Talk:Classical music

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Koji Nakano (composer) -- needs some serious helpEdit

This article is an uncited wall-of-text mess. Any help would be appreciated, even if it's merely decimating the article. Softlavender (talk) 11:51, 21 August 2019 (UTC)

It seeems the subject's article on the Japanese Wikipedia, jp:中野浩二, was deleted in 2011 for copyright reasons: jp:Wikipedia:削除依頼/中野浩二. The text of the article here is also very close to material at his website. WP:TNT? -- Michael Bednarek (talk) 12:11, 21 August 2019 (UTC)
Thanks Michael Bednarek. I gave the article a massive trim and re-organized it and removed the promo bits. At least now it is not an embarrassment to Wikipedia. (Also, I realize now that I posted this message on the wrong page -- I meant to post on the Wikiproject.) Softlavender (talk) 22:10, 7 September 2019 (UTC)

Is all Classical music Art music?Edit

The beginning of the article states that "Classical music is art music...". However, I don't think all of it is. Art music which seems to refer to the repertoire performed from the "classical canon" does not typically include much of the music written in the classical tradition, but rather what is deemed by scholars to be the best from that tradition. And even then, some of the "less serious" or significant works by the major composers such as Beethoven aren't performed that much as well. The same could be said for a ton of works from that tradition which were composed for functional purposes, such as sacred music. So I want to confirm whether or not all classical music is considered Art Music, and if so, why. Lonious (talk) 03:45, 7 September 2019 (UTC)

The term "art music" in the lead is wikilinked to a specific Wikipedia article which defines the term. It seems to include all classical music. If you disagree, it is up to you to proffer specific examples of classical music that are not "art music", and make a case for (and convince others here) why the specific examples you have chosen are not art music. Also, looking at your edit history [1], you seem to have been beating this drum for a year and a half. Please remember that talkpages are WP:NOTAFORUM. -- Softlavender (talk) 05:15, 7 September 2019 (UTC)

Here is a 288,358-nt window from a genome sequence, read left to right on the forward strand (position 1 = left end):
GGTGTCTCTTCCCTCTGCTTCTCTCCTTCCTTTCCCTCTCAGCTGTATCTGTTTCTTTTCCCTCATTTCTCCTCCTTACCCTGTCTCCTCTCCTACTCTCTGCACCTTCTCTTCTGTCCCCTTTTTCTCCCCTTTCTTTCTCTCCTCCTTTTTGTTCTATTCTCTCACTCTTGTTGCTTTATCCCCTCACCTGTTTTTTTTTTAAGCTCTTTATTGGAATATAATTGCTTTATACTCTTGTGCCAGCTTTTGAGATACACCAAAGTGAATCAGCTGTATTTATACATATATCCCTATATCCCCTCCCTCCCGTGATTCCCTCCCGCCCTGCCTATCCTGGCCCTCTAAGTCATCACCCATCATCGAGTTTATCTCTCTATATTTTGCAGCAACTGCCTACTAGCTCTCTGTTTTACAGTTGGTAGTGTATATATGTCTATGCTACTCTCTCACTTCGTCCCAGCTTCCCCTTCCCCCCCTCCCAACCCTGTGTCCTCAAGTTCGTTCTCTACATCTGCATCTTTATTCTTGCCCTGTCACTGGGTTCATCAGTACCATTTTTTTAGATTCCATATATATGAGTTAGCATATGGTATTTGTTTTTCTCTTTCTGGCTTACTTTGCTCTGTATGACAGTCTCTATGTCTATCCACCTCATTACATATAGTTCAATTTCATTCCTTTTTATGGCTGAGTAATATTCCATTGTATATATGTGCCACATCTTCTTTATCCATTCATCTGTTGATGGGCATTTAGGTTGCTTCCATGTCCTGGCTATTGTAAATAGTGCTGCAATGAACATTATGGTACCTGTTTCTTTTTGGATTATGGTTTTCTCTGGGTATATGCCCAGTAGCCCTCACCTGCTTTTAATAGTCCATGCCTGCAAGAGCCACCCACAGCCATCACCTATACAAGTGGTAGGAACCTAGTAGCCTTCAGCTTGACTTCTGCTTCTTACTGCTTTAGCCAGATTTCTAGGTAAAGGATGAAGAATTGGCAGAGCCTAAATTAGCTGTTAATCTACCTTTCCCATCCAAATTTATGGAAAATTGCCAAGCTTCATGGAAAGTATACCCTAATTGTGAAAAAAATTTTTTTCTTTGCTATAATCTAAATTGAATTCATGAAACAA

Condensing sectionsEdit

I might be beating a very battered horse but I believe the first four sections could be modified for conciseness and clarity. For example, the section on complexity could be rolled into the discussion of "highly sophisticated forms of instrumental music." The Performance section contains more repeated information on notation, and the Characteristics section repeats "complex pieces of solo instrumental work." The Timeline section also seems to duplicate the small template under the History section. I don't have concrete suggestions for replacements right now but I would like to start thinking about it. Any opinions are welcome. Where is the muffin (talk) 02:53, 11 November 2019 (UTC)


In the timeline, should Beethoven be listed as Classical or Romantic? I'd say Romantic, but let's discuss. Noahfgodard (talk) 00:00, 3 February 2020 (UTC)